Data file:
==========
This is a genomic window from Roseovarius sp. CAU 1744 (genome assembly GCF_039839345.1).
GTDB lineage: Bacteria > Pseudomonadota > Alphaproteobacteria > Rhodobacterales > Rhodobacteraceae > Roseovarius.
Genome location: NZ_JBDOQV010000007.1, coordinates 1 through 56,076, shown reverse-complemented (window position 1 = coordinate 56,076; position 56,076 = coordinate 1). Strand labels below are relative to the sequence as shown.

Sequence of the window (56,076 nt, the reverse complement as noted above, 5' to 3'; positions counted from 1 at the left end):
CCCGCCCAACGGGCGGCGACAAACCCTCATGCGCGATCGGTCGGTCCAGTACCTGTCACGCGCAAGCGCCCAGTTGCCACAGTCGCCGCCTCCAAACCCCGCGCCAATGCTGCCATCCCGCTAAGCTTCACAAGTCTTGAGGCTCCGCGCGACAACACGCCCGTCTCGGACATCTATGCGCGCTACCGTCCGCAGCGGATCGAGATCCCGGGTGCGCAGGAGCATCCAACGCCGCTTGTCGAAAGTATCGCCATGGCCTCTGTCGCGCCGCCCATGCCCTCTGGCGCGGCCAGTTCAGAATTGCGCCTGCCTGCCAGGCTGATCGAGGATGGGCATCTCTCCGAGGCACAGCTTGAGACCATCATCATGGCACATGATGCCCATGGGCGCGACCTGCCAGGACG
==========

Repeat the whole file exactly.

This is a genomic window from Roseovarius sp. CAU 1744 (genome assembly GCF_039839345.1).
GTDB lineage: Bacteria > Pseudomonadota > Alphaproteobacteria > Rhodobacterales > Rhodobacteraceae > Roseovarius.
Genome location: NZ_JBDOQV010000007.1, coordinates 1 through 56,076, shown reverse-complemented (window position 1 = coordinate 56,076; position 56,076 = coordinate 1). Strand labels below are relative to the sequence as shown.

Sequence of the window (56,076 nt, the reverse complement as noted above, 5' to 3'; positions counted from 1 at the left end):
CCCGCCCAACGGGCGGCGACAAACCCTCATGCGCGATCGGTCGGTCCAGTACCTGTCACGCGCAAGCGCCCAGTTGCCACAGTCGCCGCCTCCAAACCCCGCGCCAATGCTGCCATCCCGCTAAGCTTCACAAGTCTTGAGGCTCCGCGCGACAACACGCCCGTCTCGGACATCTATGCGCGCTACCGTCCGCAGCGGATCGAGATCCCGGGTGCGCAGGAGCATCCAACGCCGCTTGTCGAAAGTATCGCCATGGCCTCTGTCGCGCCGCCCATGCCCTCTGGCGCGGCCAGTTCAGAATTGCGCCTGCCTGCCAGGCTGATCGAGGATGGGCATCTCTCCGAGGCACAGCTTGAGACCATCATCATGGCACATGATGCCCATGGGCGCGACCTGCCAGGACG